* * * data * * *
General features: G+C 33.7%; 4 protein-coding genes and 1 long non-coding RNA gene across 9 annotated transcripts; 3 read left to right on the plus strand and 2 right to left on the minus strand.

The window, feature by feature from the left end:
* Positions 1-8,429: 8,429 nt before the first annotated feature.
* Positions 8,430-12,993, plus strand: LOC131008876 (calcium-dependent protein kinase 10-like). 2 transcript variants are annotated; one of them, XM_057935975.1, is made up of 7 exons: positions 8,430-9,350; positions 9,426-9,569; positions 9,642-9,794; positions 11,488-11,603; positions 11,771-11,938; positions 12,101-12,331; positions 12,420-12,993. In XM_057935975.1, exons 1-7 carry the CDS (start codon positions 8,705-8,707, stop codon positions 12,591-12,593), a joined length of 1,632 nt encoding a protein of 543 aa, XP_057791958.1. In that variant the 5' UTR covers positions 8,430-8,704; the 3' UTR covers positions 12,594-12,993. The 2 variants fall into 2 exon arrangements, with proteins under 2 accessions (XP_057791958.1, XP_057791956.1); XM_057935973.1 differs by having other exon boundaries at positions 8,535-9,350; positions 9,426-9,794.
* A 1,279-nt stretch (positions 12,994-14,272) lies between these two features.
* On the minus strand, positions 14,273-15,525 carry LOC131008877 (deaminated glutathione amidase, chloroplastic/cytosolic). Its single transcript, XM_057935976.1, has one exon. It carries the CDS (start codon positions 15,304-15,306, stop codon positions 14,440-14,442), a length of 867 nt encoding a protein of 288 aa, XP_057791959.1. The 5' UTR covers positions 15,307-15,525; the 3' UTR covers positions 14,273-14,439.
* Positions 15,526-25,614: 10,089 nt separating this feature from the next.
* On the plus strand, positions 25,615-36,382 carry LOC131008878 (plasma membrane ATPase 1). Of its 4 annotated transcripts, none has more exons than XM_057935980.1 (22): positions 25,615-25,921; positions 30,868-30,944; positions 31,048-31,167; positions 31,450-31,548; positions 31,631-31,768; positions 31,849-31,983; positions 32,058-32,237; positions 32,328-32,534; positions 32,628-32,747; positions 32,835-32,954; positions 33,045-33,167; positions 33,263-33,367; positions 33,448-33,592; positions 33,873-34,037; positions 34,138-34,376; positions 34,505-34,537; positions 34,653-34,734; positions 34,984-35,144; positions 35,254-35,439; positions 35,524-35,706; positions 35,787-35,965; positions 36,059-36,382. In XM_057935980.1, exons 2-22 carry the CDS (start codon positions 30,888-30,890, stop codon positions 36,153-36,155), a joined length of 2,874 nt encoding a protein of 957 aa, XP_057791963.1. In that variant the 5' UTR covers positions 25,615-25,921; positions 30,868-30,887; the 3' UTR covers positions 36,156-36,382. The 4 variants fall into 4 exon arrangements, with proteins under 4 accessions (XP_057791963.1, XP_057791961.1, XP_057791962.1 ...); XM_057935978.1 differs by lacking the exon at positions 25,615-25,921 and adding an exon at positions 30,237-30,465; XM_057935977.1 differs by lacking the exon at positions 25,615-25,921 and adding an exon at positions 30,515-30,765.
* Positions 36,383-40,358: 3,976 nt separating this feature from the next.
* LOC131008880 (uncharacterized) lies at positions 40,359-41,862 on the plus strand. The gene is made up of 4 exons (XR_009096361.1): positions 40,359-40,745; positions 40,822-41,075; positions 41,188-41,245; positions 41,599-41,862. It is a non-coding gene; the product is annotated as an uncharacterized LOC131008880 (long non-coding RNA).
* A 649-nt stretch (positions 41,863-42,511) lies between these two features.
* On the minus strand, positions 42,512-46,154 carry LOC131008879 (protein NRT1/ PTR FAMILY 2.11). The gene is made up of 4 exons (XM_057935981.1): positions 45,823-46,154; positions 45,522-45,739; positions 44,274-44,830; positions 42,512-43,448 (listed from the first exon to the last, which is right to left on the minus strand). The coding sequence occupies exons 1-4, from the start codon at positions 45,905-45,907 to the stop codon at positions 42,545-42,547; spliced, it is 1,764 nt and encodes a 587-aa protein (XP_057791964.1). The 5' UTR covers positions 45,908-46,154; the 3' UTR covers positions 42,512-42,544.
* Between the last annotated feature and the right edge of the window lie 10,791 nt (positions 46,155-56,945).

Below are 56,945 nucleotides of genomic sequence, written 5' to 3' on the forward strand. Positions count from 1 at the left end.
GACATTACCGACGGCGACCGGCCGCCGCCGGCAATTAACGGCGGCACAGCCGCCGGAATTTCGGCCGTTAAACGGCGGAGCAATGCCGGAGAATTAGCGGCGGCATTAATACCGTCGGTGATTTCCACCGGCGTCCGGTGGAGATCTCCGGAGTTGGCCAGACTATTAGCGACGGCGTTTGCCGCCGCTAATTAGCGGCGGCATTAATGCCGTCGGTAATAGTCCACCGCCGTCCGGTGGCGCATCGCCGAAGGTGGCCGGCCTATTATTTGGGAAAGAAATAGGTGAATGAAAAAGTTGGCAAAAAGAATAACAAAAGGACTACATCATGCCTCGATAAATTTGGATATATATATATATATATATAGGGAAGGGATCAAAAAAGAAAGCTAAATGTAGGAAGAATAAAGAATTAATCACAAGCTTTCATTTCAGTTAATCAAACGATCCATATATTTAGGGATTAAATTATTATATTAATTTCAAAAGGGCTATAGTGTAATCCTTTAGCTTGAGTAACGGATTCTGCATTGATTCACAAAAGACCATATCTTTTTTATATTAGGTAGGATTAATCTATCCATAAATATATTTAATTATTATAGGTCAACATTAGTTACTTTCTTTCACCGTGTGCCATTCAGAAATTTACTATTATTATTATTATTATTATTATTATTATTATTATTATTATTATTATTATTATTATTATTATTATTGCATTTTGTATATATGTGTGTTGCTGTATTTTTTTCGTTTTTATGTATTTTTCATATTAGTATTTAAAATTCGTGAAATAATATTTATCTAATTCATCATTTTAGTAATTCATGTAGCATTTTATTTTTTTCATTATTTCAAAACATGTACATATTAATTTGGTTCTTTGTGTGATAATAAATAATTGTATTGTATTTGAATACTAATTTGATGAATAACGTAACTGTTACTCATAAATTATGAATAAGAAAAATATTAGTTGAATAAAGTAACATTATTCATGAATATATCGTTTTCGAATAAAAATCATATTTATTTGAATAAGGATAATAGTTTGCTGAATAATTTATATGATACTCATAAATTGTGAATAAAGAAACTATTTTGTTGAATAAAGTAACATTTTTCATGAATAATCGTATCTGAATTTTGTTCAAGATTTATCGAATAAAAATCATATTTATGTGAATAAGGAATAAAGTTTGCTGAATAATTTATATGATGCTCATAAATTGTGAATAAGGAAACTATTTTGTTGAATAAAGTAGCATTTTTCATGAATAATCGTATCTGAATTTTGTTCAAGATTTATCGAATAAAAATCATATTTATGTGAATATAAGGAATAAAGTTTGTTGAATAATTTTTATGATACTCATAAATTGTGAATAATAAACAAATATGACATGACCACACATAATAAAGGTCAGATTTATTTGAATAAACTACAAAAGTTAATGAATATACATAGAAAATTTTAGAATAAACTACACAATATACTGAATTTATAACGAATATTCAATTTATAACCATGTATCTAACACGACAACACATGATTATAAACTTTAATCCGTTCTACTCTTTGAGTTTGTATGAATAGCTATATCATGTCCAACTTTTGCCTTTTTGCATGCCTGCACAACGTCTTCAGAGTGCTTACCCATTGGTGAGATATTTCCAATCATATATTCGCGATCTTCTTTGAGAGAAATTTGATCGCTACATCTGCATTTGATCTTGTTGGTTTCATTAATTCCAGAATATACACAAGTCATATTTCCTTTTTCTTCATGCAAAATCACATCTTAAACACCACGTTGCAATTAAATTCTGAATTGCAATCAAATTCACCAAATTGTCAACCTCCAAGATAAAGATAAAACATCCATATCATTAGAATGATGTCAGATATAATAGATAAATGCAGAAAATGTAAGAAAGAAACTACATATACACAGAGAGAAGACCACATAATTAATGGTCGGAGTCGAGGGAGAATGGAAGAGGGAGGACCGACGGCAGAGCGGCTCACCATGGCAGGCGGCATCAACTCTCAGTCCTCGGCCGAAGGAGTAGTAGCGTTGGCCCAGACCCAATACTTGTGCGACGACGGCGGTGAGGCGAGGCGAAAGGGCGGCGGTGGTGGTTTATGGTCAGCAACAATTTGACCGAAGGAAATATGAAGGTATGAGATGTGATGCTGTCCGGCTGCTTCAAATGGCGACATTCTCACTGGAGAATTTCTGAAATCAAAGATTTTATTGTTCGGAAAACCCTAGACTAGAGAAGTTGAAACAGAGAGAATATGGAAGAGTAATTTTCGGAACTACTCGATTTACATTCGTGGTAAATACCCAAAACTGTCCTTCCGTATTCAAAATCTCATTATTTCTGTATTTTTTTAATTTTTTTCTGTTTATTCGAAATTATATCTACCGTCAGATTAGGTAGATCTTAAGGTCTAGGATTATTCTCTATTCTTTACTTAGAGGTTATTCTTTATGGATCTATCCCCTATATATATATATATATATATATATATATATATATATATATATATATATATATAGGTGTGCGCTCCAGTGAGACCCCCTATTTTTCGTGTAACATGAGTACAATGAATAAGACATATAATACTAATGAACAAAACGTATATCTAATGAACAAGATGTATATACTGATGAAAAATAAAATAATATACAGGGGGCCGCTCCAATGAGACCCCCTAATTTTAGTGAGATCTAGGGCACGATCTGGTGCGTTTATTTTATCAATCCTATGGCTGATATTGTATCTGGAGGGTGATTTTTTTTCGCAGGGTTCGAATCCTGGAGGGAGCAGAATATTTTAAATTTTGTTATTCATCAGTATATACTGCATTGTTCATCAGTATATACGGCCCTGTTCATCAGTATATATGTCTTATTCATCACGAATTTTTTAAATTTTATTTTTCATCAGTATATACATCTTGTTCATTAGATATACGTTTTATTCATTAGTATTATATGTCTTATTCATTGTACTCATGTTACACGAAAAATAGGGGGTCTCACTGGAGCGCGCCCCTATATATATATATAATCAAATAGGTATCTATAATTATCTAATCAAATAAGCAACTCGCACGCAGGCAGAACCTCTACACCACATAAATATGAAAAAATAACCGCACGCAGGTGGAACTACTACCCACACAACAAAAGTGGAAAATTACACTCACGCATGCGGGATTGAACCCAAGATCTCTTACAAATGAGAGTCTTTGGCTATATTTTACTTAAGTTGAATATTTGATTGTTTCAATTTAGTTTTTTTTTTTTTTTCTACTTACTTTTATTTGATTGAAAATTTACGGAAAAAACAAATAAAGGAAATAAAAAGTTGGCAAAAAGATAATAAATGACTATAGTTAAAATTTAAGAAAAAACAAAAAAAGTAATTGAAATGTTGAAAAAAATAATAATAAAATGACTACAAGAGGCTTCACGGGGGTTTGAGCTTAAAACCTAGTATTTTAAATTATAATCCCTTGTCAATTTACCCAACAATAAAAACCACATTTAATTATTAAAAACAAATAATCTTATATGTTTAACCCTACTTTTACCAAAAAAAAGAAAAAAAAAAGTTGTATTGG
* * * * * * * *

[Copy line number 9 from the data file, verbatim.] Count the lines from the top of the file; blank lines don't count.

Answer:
* Positions 36,383-40,358: 3,976 nt separating this feature from the next.